How slow is too slow? Correlation of operative time to complications

An analysis from the tennessee surgical quality collaborative

Brian Daley, William Cecil, P. Chris Clarke, Joseph B. Cofer, Oscar D. Guillamondegui

Research output: Contribution to journalArticle

93 Citations (Scopus)

Abstract

Background The Tennessee Surgical Quality Collaborative analyzes NSQIP data from 21 participating hospitals. The Tennessee Surgical Quality Collaborative has reduced surgical complications, but causative factors are unclear. We sought to correlate surgical duration with complications to reveal mitigating strategies. Study Design Risk-adjusted Tennessee Surgical Quality Collaborative data on 104,632 general and vascular cases had a standard duration for 35 procedures (eg, breast, colectomy) calculated and NSQIP outcomes complication rates recorded. We derived a marginal time risk for each extra hour of operative time and reported per 1,000 cases. Results Procedures taking <95% upper confidence standard time limit (n = 99,741) were deemed "not long" and had significantly fewer urinary tract infections, organ-space surgical site infection, sepsis/septic shock, prolonged intubation, and pneumonia. "Long" cases had increased rates of these complications and also deep venous thrombosis, deep incisional infection, and wound disruption. Per 1,000 cases, there were 116 occurrences per operating room hour. Surgical site infections occurred in 14.4/1,000 cases per hour; risk started at 42 minutes of operative time. Death, pneumonia, and prolonged intubation saw their risks begin before the operation. The highest marginal time risk was for sepsis, occurring 16.6 times per additional hour of operative time over standard. Studying only the 25,146 clean procedures, a significant correlation (p < 0.001) to operation duration persisted, despite an occurrence incidence of 4.5%. Conclusions Duration of operation correlates with complications and time longer than a statewide established standard carries higher risk. To reduce risk of complications, these data support expeditious surgical technique and preoperative pulmonary training, and offer accurate outcomes assessment for patient counseling based on case duration. These data can be used directly to counsel individual surgeons to improve outcomes.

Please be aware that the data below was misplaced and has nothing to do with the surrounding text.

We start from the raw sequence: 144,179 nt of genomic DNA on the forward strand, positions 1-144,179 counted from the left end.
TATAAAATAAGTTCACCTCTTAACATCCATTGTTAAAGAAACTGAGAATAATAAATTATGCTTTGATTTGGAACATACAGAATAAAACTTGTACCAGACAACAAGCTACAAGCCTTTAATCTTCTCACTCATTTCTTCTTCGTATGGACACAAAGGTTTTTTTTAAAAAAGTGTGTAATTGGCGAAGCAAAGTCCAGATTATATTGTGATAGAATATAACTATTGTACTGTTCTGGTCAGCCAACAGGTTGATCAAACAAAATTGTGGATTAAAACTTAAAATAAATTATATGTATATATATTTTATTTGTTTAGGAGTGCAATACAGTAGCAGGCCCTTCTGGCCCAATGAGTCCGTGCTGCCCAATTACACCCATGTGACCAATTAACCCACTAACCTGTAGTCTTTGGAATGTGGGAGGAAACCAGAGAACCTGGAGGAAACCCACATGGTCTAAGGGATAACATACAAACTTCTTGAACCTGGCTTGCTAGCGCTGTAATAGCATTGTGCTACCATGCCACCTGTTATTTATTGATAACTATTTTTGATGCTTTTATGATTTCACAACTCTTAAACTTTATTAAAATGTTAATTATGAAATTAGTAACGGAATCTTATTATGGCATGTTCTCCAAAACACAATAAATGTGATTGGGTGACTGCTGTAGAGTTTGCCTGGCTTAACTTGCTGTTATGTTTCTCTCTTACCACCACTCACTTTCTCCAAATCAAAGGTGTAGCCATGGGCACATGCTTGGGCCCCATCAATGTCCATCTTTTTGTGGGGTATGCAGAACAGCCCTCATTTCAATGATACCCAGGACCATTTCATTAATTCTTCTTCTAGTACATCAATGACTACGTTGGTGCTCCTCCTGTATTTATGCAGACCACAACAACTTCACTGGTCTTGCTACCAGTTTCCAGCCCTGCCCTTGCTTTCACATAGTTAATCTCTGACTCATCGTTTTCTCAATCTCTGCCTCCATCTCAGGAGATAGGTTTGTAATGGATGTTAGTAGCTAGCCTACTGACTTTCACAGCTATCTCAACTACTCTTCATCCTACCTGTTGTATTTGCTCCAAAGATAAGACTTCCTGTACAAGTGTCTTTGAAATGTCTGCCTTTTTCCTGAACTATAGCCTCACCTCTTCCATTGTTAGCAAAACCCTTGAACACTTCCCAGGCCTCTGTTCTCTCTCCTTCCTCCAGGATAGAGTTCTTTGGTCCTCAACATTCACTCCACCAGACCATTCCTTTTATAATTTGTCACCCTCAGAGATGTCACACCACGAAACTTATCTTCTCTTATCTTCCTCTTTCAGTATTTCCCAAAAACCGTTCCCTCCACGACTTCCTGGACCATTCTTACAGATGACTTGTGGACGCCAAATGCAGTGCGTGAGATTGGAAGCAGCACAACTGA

Original languageEnglish (US)
Pages (from-to)550-558
Number of pages9
JournalJournal of the American College of Surgeons
Volume220
Issue number4
DOIs
StatePublished - Jan 1 2015

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Operative Time
Surgical Wound Infection
Intubation
Sepsis
Pneumonia
Patient Outcome Assessment
Colectomy
Wound Infection
Operating Rooms
Septic Shock
Urinary Tract Infections
Venous Thrombosis
Blood Vessels
Counseling
Breast
Lung
Incidence

All Science Journal Classification (ASJC) codes

  • Surgery

Cite this

How slow is too slow? Correlation of operative time to complications : An analysis from the tennessee surgical quality collaborative. / Daley, Brian; Cecil, William; Clarke, P. Chris; Cofer, Joseph B.; Guillamondegui, Oscar D.

In: Journal of the American College of Surgeons, Vol. 220, No. 4, 01.01.2015, p. 550-558.

Research output: Contribution to journalArticle

Daley, Brian ; Cecil, William ; Clarke, P. Chris ; Cofer, Joseph B. ; Guillamondegui, Oscar D. / How slow is too slow? Correlation of operative time to complications : An analysis from the tennessee surgical quality collaborative. In: Journal of the American College of Surgeons. 2015 ; Vol. 220, No. 4. pp. 550-558.
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AB - Background The Tennessee Surgical Quality Collaborative analyzes NSQIP data from 21 participating hospitals. The Tennessee Surgical Quality Collaborative has reduced surgical complications, but causative factors are unclear. We sought to correlate surgical duration with complications to reveal mitigating strategies. Study Design Risk-adjusted Tennessee Surgical Quality Collaborative data on 104,632 general and vascular cases had a standard duration for 35 procedures (eg, breast, colectomy) calculated and NSQIP outcomes complication rates recorded. We derived a marginal time risk for each extra hour of operative time and reported per 1,000 cases. Results Procedures taking <95% upper confidence standard time limit (n = 99,741) were deemed "not long" and had significantly fewer urinary tract infections, organ-space surgical site infection, sepsis/septic shock, prolonged intubation, and pneumonia. "Long" cases had increased rates of these complications and also deep venous thrombosis, deep incisional infection, and wound disruption. Per 1,000 cases, there were 116 occurrences per operating room hour. Surgical site infections occurred in 14.4/1,000 cases per hour; risk started at 42 minutes of operative time. Death, pneumonia, and prolonged intubation saw their risks begin before the operation. The highest marginal time risk was for sepsis, occurring 16.6 times per additional hour of operative time over standard. Studying only the 25,146 clean procedures, a significant correlation (p < 0.001) to operation duration persisted, despite an occurrence incidence of 4.5%. Conclusions Duration of operation correlates with complications and time longer than a statewide established standard carries higher risk. To reduce risk of complications, these data support expeditious surgical technique and preoperative pulmonary training, and offer accurate outcomes assessment for patient counseling based on case duration. These data can be used directly to counsel individual surgeons to improve outcomes.

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